What does Ted Cruz know that most Ivy League economists don't know?
By Scott Sumner
A commenter named Cameron sent me this interesting exchange from the recent GOP debate:
“Yes. Now, let’s be clear, there is a role for the Federal Reserve — what the Fed is doing now is it is a series of philosopher-kings trying to guess what’s happening with the economy. You look at the Fed, one of the reasons we had the financial crash is throughout the 2000s, we had loose money, we had an asset bubble, it drove up the price of real estate, drove up the price of commodities, and then in the third quarter of 2008, the Fed tightened the money and crashed those asset prices, which caused a cascading collapse. That’s why I am supporting getting back to rules-based monetary system not with a bunch of philosopher-kings deciding, but tied…”
“Sir, I understand that. I just want to be clear, if you don’t mind, that millions of depositors would be on the line with that decision. And I just want to be clear. If it were to happen again, for whatever the reason, you would let it go, you would let a Bank of America go?”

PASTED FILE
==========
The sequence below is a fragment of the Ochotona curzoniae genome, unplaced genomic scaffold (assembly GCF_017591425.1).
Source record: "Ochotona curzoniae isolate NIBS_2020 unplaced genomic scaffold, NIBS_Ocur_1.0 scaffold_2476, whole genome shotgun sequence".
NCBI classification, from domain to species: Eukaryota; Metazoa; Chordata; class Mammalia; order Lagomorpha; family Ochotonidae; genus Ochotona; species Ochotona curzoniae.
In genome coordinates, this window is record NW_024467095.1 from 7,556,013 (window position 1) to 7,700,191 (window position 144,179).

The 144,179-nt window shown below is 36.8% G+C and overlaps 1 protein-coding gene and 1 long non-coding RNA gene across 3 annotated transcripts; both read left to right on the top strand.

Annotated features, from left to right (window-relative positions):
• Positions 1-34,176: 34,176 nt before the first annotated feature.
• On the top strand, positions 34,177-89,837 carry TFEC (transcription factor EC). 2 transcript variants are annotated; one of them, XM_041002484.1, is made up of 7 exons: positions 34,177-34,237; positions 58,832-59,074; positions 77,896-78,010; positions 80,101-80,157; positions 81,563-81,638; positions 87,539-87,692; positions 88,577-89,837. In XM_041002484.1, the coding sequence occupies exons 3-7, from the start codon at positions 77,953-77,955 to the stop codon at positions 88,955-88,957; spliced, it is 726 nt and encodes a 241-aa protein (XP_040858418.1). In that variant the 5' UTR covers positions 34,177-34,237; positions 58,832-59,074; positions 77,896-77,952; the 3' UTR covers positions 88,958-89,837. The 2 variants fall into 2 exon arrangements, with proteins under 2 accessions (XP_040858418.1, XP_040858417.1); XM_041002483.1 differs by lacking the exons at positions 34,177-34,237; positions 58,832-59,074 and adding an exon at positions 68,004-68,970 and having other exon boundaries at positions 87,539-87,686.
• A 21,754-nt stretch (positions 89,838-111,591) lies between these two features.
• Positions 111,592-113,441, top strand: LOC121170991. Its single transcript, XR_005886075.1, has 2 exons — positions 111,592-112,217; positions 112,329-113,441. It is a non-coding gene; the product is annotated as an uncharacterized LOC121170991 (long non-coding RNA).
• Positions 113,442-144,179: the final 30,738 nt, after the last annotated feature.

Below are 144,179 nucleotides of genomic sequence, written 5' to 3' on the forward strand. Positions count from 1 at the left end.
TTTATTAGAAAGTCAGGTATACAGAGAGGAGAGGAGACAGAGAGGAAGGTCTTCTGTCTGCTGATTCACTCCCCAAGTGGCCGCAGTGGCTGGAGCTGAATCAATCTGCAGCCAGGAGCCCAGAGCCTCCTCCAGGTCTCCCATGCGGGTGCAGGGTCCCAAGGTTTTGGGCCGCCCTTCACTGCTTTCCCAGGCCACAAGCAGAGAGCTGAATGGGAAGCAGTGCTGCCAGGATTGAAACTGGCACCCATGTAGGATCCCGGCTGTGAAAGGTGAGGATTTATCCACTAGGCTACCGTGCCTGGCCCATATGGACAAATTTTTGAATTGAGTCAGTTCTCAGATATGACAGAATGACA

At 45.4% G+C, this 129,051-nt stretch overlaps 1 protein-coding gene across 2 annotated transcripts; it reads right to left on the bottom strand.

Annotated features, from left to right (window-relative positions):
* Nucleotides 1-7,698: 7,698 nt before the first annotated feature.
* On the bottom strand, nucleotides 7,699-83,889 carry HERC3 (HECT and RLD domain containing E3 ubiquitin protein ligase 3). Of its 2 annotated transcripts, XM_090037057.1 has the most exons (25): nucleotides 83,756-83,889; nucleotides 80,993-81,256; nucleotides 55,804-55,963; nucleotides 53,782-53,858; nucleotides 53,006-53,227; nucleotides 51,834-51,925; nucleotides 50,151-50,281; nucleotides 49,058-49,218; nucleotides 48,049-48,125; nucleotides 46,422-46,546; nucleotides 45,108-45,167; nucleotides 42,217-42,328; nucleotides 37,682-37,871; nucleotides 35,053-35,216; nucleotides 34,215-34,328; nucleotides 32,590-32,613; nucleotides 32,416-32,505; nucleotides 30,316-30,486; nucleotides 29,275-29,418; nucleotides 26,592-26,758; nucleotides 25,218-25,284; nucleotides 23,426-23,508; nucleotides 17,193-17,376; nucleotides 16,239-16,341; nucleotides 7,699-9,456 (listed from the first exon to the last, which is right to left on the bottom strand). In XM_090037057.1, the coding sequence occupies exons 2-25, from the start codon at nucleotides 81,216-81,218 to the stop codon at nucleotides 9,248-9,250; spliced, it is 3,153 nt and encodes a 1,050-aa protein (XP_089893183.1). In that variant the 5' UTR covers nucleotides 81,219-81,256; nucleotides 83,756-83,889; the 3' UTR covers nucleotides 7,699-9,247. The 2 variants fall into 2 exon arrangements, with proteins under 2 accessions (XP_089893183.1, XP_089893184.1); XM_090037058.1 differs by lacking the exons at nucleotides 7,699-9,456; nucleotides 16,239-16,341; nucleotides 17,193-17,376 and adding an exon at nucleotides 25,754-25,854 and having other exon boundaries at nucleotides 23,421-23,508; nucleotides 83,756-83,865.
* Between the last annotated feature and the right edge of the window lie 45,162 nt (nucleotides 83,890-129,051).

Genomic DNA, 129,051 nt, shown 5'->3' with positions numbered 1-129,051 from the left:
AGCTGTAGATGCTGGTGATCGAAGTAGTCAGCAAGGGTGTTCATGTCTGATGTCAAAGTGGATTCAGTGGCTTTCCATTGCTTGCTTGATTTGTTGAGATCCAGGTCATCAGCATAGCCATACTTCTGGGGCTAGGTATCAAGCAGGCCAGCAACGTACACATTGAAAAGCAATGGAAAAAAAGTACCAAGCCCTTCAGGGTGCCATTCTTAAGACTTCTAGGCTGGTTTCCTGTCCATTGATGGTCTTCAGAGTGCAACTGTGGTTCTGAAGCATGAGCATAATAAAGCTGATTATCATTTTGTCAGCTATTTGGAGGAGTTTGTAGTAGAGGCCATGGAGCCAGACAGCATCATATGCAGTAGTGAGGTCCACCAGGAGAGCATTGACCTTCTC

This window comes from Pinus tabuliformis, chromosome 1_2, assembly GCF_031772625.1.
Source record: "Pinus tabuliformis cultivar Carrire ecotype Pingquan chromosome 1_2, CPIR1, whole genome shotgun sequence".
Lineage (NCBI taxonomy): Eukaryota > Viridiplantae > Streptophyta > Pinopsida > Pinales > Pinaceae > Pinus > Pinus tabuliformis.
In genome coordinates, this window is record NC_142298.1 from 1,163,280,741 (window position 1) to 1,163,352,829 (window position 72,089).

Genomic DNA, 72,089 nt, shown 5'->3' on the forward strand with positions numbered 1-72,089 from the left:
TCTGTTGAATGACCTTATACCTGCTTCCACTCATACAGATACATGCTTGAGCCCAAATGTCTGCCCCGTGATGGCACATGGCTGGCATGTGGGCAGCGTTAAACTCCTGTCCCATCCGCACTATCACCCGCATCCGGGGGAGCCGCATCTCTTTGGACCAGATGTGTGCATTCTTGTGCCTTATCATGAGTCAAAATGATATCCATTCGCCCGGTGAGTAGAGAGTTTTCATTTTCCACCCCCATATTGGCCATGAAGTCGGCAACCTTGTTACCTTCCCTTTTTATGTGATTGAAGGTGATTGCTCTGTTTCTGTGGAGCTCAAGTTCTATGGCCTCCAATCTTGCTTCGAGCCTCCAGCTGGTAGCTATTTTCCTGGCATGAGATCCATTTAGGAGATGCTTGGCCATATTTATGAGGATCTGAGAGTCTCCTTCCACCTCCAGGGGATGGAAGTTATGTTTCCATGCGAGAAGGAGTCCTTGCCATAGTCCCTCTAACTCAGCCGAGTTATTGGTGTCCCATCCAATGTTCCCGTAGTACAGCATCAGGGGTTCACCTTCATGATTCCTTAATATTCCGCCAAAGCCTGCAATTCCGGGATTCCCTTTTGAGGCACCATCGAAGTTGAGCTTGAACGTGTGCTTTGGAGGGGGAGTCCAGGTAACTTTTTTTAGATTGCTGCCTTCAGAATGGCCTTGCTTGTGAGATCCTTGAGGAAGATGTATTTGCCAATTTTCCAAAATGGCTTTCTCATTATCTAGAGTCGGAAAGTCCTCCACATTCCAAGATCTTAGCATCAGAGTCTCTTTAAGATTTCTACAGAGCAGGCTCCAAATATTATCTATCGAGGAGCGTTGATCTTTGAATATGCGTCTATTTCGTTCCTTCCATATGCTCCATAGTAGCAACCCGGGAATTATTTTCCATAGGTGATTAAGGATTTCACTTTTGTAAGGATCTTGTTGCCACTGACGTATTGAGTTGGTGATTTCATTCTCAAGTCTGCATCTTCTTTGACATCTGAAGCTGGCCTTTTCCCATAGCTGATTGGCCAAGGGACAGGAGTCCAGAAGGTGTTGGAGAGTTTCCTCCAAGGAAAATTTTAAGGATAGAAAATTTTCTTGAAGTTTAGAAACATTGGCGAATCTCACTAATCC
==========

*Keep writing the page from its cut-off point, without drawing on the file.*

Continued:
“So let me be clear. I would not bail them out, but instead of adjusting monetary policy according to whims and getting it wrong over and over again and causing booms and busts, what the Fed should be doing is, number one, keeping our money tied to a stable level of gold, and, number two, serving as a lender of last resort.”
I don’t agree with Cruz on gold, but do agree that the tight money policy of late 2008 made the banking crisis worse. (And I also agree with him on the need to replace philosopher kings with strict policy rules.) When I began making this claim in late 2008 most people gave me a funny look, as policy was widely seen as being highly expansionary. More recently Vasco Curdia showed that money got much tighter in 2008, and in his recent memoir Ben Bernanke admitted the Fed erred in not cutting rates in September 2008. And now this view shows up in the presidential campaign debate. I can’t prove the implied claim in the post title, but that’s my perception. Most economists I meet still think Fed policy has been expansionary since 2008. Good for Cruz, now if we could only sell him on NGDPLT.
(And no, I am not endorsing him, and will not endorse any candidate in 2016.)